Forefoot pain

Forefoot pain (often referred to as metatarsalgia), can have many causes. The key is to make an accurate diagnosis and to ascertain the cause for the condition. In most cases a diagnosis can be made using our on site high resolution ultrasound machines whilst gait analysis will often show the cause for the condition. The Centre uses different treatment techniques including orthotic therapy, joint mobilisation, rehabilitation, injection therapy and surgery to treat forefoot pain. Kinetic analysis (pressure/force analysis) is one of the key investigations used at the Centre to determine the cause for metatarsalgia. In many cases, when the pressures are normalised by treatment, symptoms will improve.

Causes for metatarsalgia include:

  1. Morton's neuroma: A condition where the nerve becomes impinged and thickened. If the nerve has not enlarged too much, then non-surgical treatment can be effective. In cases where the nerve is large, injection therapy or surgery may be required. For more information on Morton's neuroma, see our sister site.
  2. Plantar Plate / Flexor Tendon Inflamation: This is probably the most common cause for forefoot pain. Here the metatarsal heads have become over loaded due to foot instability and excessive pressure. Non-surgical treatment is generally effective unless the condition has become very chronic or the tissues have torn. Our Centre uses various corrective surgical techniques to repair the tissues.
  3. Stress fractures: These are often seen at the centre and must be diagnosed and managed quickly to avoid a "complete fracture" which can have far more serious consequences. The problem is generally caused by metatarsal overload which can be managed with specialised orthoses (shoe inserts) and shoe change. We would carefully consider and treatment other risk factors such as poor training technique, abnormal bone density and equipment / shoe issues.
  4. Freiberg's Infarction. Here the metatarsal head begins to break down due to compromised circulation, often following a stubbing injury. The Centre offers various treatments ranging from orthoses to a range of advanced surgical techniques.

Some of the surgical techniques offered at our Centre to manage forefoot pain include

1) Minimally invasive cryosurgery: Please see our specialist web site on cryosurgery which we particularly use for a condition called Morton's neuroma. We do however use this for other types of nerve condition of the forefoot.

2) Ablative radiofrequency: This is a technique which involves the application of heat via a fine needle. It can be used to destroy discrete areas of abnormal tissue in the foot. It is particularly effective in breaking down bursitis which is a common condition in the forefoot. Bursitis occurs when a small bag of fluid that forms inside the body ( a bursa) becomes inflamed.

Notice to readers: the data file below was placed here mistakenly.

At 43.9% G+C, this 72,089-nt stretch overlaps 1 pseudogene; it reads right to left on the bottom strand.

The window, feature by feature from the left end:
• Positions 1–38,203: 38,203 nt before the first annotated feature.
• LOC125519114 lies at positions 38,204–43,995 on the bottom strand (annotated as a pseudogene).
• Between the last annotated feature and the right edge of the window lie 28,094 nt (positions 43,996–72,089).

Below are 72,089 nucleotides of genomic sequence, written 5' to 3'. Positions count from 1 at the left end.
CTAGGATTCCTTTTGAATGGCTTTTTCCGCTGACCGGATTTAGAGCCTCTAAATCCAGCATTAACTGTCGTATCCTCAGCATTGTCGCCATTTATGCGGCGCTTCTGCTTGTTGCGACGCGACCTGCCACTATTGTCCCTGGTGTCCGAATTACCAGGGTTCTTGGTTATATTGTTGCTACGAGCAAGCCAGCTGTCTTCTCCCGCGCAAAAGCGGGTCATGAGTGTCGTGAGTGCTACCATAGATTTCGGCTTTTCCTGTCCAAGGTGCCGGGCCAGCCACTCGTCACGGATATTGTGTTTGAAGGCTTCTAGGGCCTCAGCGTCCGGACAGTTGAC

3) Pulses radiofrequency: is a technique used to treat over sensitive nerves which can cause forefoot pain. it is particularly low risk procedure. There is minimal pain associated with this procedure and patient can return to their usual activity almost immediately.

4) Hydro-dissection: This is a technique that uses high pressure water and or anaesthetic to break down scar tissue in the foot. It is often used successfully at our Centre to treat a range of forefoot conditions

5) Minimally invasive surgery: In some cases a small incision can be made to release bound down tissue or tight tendons to manage forefoot pain. Our Centre specialises in minimally invasive techniques

6) Open surgery: In some cases open surgery is required to repair tissues so as to allow for recovery and normal foot function. Our Centre uses a diverse range of open techniques to manage many types of forefoot condition. In some cases direct repair of the torn tissue is required. Where forefoot arthritis is present, the arthritic bone is removed to allow for recovery. When the arthritis is too advanced we may perform an interposition arthroplasty which involves using a patients own tissue to create a natural "spacer" for the joint so that it can function more normally. This is a technique that has been refined and developed at our Centre and this can be very successful for great toe joint pain.

The below image shows why one of our patients has developed left forefoot pain as the pressures are clearly very elevated. Unless gait is changed to reduce the pressures, symptoms are likely to persist.


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